This page demonstrates a pure CSS method to generate a 'Tab' style interface (see here for more). It first uses the trick of an inline list to generate the tabs. To get the tabs to really look the part - the 'active' tab needs to blend into the 'content' area. This is achieved by giving the active tab a different class, and changing its properties (border-bottom and background) accordingly. Additionally, it allows one to change the active tab's :hover by not highlighting the active tab in the same way as the inactive tabs.

Because the purpose of the tab interface is to 'guide' the user as to their present location, these small features do actually improve the 'usability' of the tab structure. Try clicking on each tab to see it in action...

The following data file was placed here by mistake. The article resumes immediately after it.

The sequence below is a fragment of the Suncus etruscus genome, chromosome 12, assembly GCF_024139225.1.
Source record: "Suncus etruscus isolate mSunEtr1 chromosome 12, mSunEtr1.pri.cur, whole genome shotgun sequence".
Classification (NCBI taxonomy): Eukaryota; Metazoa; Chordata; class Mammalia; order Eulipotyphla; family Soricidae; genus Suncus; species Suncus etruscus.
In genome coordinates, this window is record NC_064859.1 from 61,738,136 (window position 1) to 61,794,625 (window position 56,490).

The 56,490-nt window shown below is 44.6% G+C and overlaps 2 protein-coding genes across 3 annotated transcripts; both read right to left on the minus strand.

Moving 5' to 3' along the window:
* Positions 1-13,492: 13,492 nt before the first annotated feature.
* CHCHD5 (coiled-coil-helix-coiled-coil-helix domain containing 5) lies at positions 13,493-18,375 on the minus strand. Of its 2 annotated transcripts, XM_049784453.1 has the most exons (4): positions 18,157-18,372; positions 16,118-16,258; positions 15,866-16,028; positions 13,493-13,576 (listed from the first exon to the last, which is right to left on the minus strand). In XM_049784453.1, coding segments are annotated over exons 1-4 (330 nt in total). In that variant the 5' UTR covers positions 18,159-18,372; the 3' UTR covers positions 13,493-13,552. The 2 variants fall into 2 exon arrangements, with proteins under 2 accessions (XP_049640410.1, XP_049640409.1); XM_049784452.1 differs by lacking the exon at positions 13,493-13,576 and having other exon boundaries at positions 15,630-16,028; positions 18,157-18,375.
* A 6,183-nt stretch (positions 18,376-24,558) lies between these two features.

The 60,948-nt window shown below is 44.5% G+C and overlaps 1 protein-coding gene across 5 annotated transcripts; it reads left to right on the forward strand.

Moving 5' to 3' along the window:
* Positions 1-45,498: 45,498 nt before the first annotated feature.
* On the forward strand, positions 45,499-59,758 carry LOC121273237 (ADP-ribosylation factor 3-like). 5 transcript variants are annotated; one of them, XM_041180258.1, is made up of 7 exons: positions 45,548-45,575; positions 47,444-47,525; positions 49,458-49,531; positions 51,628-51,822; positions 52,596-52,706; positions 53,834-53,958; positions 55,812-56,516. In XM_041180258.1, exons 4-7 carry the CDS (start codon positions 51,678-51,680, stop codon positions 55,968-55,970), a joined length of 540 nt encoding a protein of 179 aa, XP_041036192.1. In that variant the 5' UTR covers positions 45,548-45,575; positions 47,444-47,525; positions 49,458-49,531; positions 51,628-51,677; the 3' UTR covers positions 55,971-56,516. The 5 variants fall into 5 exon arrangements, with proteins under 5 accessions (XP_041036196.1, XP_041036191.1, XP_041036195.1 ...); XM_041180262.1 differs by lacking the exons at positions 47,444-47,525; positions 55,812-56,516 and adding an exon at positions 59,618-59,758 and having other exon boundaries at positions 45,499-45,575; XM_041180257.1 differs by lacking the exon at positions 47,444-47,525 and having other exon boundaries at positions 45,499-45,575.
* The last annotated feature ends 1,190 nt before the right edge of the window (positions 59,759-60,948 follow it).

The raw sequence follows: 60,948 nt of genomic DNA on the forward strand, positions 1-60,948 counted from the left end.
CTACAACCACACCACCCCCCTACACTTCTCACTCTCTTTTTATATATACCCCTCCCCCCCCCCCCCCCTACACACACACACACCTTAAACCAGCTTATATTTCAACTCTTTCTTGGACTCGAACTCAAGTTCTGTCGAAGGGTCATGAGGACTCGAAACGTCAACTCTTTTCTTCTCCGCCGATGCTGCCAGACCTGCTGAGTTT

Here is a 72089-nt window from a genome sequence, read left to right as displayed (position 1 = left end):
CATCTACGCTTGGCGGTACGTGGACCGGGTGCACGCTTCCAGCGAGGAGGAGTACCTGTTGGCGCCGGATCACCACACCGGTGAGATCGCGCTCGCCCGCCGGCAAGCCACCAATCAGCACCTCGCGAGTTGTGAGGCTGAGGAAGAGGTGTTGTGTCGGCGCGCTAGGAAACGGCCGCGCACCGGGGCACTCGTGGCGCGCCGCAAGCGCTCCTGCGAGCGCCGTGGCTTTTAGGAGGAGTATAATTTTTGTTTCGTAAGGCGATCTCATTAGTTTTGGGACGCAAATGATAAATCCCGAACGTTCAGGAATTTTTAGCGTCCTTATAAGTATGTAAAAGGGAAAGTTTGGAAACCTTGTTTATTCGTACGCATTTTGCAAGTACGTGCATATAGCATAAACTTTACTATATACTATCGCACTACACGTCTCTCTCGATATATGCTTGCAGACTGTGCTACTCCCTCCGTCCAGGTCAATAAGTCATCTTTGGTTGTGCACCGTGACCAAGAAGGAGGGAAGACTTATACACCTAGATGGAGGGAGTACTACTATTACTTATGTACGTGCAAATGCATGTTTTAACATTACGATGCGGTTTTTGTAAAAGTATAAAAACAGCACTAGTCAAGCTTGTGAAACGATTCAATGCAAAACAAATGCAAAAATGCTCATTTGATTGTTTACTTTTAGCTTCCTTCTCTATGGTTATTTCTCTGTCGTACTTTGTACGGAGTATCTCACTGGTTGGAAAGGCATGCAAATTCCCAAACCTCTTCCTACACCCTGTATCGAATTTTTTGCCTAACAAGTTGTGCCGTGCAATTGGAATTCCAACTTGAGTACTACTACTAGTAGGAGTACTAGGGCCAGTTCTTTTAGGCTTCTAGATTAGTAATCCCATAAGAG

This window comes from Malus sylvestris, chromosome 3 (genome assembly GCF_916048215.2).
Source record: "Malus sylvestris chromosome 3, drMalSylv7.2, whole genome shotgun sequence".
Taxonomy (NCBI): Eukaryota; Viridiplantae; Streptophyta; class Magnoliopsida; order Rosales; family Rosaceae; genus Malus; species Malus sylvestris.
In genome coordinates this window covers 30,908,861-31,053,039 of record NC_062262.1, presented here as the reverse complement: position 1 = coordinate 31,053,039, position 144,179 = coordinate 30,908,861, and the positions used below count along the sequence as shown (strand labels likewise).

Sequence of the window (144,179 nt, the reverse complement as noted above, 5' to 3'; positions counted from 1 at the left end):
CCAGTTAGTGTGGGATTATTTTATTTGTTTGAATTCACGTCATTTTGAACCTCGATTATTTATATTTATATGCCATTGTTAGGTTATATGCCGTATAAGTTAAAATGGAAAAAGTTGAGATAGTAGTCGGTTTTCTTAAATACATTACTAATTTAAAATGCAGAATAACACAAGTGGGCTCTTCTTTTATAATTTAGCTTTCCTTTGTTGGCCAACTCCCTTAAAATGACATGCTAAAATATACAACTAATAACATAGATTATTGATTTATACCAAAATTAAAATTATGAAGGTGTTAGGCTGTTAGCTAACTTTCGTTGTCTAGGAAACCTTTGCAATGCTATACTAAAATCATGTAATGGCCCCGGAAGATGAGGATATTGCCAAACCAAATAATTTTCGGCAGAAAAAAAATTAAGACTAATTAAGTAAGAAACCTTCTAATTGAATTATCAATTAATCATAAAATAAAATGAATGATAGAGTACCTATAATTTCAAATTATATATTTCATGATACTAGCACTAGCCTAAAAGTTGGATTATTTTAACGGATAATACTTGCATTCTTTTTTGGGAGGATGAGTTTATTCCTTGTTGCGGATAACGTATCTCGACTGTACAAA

The code is very simple, the CSS is embedded to let you see 'under the hood'. Most of the action occurs in the list styling. If the tabs don't 'align' properly to the top of the box, alter the font-size and line-height of the li element to suit. Changing font will require finding the 'sweet' spot at which different browsers render identically.

Note that for IE5/5.5 you probably need to add hacks to the CSS to overcome their bugs, I would have done it but I'm tired of box-model hacks...

I have also made a second version, but with the tabs part of an overlying banner, and fixed so that the tabs always stay visible. Find it here...

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